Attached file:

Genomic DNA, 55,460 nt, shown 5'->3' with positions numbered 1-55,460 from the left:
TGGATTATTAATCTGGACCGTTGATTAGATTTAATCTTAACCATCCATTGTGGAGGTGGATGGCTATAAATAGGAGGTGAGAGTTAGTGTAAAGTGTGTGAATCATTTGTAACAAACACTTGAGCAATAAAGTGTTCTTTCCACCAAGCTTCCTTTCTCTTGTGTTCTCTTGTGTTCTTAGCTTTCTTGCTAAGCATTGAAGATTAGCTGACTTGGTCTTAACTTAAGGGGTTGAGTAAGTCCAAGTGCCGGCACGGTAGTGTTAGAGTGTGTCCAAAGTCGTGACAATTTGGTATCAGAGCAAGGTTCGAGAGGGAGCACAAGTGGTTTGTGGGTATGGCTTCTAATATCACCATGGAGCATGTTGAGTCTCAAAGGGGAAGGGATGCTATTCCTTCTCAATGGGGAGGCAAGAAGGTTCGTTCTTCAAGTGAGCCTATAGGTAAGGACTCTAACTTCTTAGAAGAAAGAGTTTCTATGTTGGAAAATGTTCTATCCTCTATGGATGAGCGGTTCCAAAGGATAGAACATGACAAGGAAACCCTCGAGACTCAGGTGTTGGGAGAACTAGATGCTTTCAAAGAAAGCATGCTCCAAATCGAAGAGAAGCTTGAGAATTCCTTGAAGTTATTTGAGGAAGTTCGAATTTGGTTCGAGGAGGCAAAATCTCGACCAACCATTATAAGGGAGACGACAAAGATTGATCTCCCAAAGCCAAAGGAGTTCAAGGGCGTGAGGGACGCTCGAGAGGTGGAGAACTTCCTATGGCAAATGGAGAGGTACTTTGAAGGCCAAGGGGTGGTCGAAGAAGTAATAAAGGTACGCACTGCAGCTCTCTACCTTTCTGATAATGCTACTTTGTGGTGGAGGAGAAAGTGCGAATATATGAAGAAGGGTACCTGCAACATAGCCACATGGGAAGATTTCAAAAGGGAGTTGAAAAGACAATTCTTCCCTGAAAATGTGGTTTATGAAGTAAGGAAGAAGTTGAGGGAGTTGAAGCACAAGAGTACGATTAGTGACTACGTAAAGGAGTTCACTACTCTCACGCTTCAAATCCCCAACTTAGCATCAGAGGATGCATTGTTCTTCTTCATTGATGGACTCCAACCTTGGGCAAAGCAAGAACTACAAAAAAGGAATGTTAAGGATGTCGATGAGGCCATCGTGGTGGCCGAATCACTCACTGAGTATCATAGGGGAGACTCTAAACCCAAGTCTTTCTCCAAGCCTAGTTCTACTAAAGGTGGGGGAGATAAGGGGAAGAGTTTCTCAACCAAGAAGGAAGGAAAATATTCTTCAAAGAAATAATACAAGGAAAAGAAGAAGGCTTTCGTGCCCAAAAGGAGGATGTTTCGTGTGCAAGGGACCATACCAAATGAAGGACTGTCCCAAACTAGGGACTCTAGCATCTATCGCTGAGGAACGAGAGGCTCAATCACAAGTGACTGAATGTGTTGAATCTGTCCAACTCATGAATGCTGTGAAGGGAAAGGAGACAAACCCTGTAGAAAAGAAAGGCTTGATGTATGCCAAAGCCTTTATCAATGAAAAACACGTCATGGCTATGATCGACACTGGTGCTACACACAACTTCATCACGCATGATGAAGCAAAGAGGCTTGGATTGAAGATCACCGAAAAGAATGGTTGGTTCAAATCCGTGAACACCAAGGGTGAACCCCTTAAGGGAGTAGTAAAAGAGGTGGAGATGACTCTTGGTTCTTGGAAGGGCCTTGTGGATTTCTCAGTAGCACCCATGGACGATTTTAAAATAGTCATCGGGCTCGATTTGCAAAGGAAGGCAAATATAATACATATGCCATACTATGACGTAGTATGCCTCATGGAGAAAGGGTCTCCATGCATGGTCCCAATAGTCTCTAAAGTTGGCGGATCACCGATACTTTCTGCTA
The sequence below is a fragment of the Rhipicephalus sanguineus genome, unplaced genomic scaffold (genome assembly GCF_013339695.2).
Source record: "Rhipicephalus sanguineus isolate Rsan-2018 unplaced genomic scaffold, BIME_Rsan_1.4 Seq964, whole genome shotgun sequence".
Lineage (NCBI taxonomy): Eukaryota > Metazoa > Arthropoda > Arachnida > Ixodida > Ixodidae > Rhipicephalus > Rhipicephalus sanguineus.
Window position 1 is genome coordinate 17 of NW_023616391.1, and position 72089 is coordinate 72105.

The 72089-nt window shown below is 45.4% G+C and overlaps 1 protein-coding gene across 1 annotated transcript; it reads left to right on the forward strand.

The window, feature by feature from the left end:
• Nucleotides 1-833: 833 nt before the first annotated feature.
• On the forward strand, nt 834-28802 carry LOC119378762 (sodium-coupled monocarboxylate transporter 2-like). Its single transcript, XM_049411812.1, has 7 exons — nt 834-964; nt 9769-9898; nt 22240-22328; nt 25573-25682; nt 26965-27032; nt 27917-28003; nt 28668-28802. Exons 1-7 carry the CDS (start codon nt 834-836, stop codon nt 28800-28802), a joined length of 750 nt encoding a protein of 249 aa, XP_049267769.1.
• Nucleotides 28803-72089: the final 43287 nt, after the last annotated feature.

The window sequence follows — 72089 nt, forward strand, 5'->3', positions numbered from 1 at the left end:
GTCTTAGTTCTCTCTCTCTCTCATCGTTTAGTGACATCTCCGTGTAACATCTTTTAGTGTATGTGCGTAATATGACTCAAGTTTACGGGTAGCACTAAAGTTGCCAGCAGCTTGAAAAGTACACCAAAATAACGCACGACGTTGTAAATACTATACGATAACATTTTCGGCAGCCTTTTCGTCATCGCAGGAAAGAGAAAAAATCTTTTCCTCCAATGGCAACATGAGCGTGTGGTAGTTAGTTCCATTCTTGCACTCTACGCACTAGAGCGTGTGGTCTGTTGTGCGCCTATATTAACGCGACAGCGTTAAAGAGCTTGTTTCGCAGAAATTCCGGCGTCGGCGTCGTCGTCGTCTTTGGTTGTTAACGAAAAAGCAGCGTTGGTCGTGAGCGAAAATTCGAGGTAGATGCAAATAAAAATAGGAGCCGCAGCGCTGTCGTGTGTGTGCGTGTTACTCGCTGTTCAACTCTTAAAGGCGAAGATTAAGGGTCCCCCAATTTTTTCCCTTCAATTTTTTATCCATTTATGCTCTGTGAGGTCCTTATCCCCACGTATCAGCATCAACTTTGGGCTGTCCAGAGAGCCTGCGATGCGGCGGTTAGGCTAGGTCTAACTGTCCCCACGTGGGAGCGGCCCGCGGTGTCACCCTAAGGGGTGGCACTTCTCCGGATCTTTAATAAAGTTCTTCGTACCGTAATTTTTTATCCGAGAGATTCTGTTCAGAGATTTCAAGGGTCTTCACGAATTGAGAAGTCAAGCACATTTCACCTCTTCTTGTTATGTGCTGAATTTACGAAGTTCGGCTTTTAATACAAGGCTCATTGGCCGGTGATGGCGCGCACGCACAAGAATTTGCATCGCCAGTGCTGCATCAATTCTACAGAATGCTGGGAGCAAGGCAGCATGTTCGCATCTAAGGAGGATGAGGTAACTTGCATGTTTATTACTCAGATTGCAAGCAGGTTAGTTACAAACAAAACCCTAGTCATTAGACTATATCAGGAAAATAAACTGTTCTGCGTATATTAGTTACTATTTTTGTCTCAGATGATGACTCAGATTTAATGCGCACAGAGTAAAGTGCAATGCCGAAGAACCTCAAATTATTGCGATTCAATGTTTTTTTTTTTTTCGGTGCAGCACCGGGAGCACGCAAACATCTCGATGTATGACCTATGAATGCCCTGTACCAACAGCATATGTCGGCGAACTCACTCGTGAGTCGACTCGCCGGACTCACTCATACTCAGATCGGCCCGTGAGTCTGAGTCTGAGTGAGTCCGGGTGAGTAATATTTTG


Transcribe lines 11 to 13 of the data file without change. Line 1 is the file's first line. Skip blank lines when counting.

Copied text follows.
• Nucleotides 28803-72089: the final 43287 nt, after the last annotated feature.

The window sequence follows — 72089 nt, forward strand, 5'->3', positions numbered from 1 at the left end:
GTCTTAGTTCTCTCTCTCTCTCATCGTTTAGTGACATCTCCGTGTAACATCTTTTAGTGTATGTGCGTAATATGACTCAAGTTTACGGGTAGCACTAAAGTTGCCAGCAGCTTGAAAAGTACACCAAAATAACGCACGACGTTGTAAATACTATACGATAACATTTTCGGCAGCCTTTTCGTCATCGCAGGAAAGAGAAAAAATCTTTTCCTCCAATGGCAACATGAGCGTGTGGTAGTTAGTTCCATTCTTGCACTCTACGCACTAGAGCGTGTGGTCTGTTGTGCGCCTATATTAACGCGACAGCGTTAAAGAGCTTGTTTCGCAGAAATTCCGGCGTCGGCGTCGTCGTCGTCTTTGGTTGTTAACGAAAAAGCAGCGTTGGTCGTGAGCGAAAATTCGAGGTAGATGCAAATAAAAATAGGAGCCGCAGCGCTGTCGTGTGTGTGCGTGTTACTCGCTGTTCAACTCTTAAAGGCGAAGATTAAGGGTCCCCCAATTTTTTCCCTTCAATTTTTTATCCATTTATGCTCTGTGAGGTCCTTATCCCCACGTATCAGCATCAACTTTGGGCTGTCCAGAGAGCCTGCGATGCGGCGGTTAGGCTAGGTCTAACTGTCCCCACGTGGGAGCGGCCCGCGGTGTCACCCTAAGGGGTGGCACTTCTCCGGATCTTTAATAAAGTTCTTCGTACCGTAATTTTTTATCCGAGAGATTCTGTTCAGAGATTTCAAGGGTCTTCACGAATTGAGAAGTCAAGCACATTTCACCTCTTCTTGTTATGTGCTGAATTTACGAAGTTCGGCTTTTAATACAAGGCTCATTGGCCGGTGATGGCGCGCACGCACAAGAATTTGCATCGCCAGTGCTGCATCAATTCTACAGAATGCTGGGAGCAAGGCAGCATGTTCGCATCTAAGGAGGATGAGGTAACTTGCATGTTTATTACTCAGATTGCAAGCAGGTTAGTTACAAACAAAACCCTAGTCATTAGACTATATCAGGAAAATAAACTGTTCTGCGTATATTAGTTACTATTTTTGTCTCAGATGATGACTCAGATTTAATGCGCACAGAGTAAAGTGCAATGCCGAAGAACCTCAAATTATTGCGATTCAATGTTTTTTTTTTTTTCGGTGCAGCACCGGGAGCACGCAAACATCTCGATGTATGACCTATGAATGCCCTGTACCAACAGCATATGTCGGCGAACTCACTCGTGAGTCGACTCGCCGGACTCACTCATACTCAGATCGGCCCGTGAGTCTGAGTCTGAGTGAGTCCGGGTGAGTAATATTTTG